One train station further than two years ago...
But a completely different experience.
When I was in Milano in February 2017, I drove over to Switzerland, went to Zermatt and stayed a night in the 'Igloo Village'. To do this, I took the mountain train up to Rotenboden (the next-to-last stop on the line) from where we walked down to the 'Igloo Village'.
This time I didn't stay in the 'igloo', but a bit higher up the mountain.
At the last stop of the line, 'Gornergrat', is a hotel.
Its altitude is at 3100 meters (slightly more than 10000 feet). Not extremely high, as the alps go (there are 38 mountains that are higher than 4000 meters visible from the hotel), but it is the second-highest hotel in Europe. (Or the third-highest - that depends on whether you consider Mount Elbrus to be in Europe or in Asia and whether you classify LEAPrus 3912 as a hotel or a mountain hut).
The two observation domes on top of the hotel aren't for show - they contain telescopes that are actually in use and only accessible to the public on special occasions.
The rooms in the hotel are numbered in an interesting way.
Instead of using linear numbering, they use the altitudes of various mountains in the area as room numbers. For example, my room had the 'Alphudel' as the namesake, so the room number was 4206 (as the Alphudel is 4206 meters high).
When I arrived in the late afternoon, there were still some clouds in, but the next two days, skies were clear and postcard-blue. (It was the opposite two years earlier in the 'Igloo Village', where it was cloudy during most of my stay. I only got a nice view of the Matterhorn when I was leaving.)
There are lots of hidden activities in the mountains at night.
The area around Zermatt has lots of ski slopes and they are extremely well maintained. Which requires many "piste-bashers" going around to groom the pistes.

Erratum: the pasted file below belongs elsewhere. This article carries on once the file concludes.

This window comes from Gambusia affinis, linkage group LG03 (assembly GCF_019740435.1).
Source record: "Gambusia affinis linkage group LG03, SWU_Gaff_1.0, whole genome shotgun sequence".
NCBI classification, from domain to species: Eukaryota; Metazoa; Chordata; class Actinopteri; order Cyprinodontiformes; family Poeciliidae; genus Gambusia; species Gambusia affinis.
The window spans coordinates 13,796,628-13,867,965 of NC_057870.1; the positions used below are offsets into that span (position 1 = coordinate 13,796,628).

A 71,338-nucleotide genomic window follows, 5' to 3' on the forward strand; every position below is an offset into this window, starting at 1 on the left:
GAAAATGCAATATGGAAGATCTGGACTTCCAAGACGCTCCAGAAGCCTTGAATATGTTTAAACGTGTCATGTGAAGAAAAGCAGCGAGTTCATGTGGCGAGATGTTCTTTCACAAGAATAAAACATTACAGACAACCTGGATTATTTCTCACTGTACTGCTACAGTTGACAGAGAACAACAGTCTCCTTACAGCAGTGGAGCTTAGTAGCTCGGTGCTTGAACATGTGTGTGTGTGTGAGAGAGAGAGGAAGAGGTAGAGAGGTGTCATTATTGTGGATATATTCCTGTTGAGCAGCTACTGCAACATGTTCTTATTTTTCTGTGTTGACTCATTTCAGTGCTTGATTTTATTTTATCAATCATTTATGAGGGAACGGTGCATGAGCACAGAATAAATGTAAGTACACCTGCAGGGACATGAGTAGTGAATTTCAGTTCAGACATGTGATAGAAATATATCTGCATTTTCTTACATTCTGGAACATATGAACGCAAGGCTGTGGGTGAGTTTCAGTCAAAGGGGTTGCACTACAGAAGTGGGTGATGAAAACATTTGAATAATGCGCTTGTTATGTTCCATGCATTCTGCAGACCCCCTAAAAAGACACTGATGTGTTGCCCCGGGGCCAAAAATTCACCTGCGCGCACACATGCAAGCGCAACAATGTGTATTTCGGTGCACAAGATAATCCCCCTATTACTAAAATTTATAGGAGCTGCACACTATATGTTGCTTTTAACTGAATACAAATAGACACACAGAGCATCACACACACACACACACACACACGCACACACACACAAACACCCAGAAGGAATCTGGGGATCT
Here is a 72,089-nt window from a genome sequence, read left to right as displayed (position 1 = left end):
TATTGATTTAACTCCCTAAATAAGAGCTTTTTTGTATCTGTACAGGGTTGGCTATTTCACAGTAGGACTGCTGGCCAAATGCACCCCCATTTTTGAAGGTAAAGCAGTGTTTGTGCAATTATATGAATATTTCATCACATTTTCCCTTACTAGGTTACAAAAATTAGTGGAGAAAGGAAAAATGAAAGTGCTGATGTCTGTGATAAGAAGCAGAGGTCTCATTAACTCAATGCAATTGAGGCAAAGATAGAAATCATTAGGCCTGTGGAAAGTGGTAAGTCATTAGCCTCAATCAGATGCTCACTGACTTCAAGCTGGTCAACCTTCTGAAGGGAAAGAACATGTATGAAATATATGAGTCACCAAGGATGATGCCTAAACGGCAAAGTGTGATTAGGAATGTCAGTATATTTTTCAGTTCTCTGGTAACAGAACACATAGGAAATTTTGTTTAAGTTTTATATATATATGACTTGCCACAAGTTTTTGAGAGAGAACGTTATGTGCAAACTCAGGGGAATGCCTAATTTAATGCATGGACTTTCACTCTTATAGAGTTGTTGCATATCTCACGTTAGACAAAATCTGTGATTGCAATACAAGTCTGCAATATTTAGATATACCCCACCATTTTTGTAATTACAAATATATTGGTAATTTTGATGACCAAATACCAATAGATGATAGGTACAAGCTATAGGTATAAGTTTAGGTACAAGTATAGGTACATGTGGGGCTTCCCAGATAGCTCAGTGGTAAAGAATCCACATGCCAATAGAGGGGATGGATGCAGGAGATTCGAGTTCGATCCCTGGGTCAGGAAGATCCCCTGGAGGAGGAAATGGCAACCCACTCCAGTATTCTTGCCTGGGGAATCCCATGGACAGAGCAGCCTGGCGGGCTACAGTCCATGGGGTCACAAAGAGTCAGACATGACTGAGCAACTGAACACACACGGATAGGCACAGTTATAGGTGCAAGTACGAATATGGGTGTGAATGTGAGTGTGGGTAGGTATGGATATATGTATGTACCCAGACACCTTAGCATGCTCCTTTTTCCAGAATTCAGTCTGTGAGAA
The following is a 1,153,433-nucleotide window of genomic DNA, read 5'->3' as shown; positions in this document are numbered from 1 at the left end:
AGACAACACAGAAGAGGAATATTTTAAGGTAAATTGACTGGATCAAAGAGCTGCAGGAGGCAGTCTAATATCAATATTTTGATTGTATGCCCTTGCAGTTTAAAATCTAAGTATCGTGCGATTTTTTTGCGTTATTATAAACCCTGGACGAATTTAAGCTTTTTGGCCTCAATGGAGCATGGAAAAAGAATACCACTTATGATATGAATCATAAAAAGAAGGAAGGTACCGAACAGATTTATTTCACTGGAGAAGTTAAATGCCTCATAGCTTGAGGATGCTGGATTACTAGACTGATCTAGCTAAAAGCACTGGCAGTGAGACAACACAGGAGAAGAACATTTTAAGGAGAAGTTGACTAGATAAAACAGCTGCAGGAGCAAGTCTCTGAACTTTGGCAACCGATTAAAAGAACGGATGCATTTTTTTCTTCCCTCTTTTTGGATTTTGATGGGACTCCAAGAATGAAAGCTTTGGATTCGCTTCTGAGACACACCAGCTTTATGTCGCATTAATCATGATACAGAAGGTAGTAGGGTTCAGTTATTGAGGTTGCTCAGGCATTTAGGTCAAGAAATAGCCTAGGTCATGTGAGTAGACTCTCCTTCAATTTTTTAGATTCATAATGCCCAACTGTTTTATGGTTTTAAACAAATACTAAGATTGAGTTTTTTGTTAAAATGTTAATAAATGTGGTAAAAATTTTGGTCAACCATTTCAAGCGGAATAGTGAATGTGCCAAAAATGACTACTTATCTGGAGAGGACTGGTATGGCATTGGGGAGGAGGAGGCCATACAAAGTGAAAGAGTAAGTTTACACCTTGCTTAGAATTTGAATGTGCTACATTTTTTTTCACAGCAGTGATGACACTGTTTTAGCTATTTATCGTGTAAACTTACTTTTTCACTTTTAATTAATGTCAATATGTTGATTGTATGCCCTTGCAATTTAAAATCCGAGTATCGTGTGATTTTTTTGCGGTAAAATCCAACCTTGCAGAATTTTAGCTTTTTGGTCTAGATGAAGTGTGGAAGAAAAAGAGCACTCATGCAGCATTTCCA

And, as this is Switzerland, they also make sure the train tracks remain unobstructed. So they run trains at night with large snow throwers in front of them to clear the tracks.
And they have smaller snow throwers for maintaining the paths around the hotel.
These do look quite spectacular when they use it later in the day to keep the path to the viewing area behind the hotel open.
The description makes it sound a bit as if the Alps around Zermatt are a noisy place at night. But the snow absorbs a lot of it - it's only if you look out of your window at 5am that you notice how much is going on outside.
I hadn't planned on anything specific during the day, as I hadn't been sure what the weather would be like - no sense in planning a scenic walk if there's no scenery to look at.
As I don't ski and the terrain is too mountainous for any cross-country ski tracks that are sufficiently level for me, it came down to either snow-shoeing or walking.
As they didn't rent out snow-shoes at the hotel, I decided on walking.
(Part of the reason for this was the high 'standard' cost of the mountain train. There are all sorts of rebates and coupons (for example, if you have a ski-pass), but if you go to the ticket office and get a ticket, it's roughly 10 CHF/Euro/Dollars per stop. There is a snow-shoe trail from the hotel to Riffelberg, two stops down the line, and a snow-shoe rental at Riffelberg. But if you want to snow-shoe down that trail (about 4.2 km distance), you need to go down two stations with the train, rent some snow shoes, take the train two stations up again, walk the trail, return the shoes and take the train two stations back up to the hotel, which means about 60 CHF/Euro/Dollars in train tickets to do a two hour hike. The rental of the snow shoes (15 CHF/Euro/Dollars a day) is trivial compared with that.)
So I took the train for one station and started on the winter hiking trail to Riffelberg.
Which was extremely well maintained.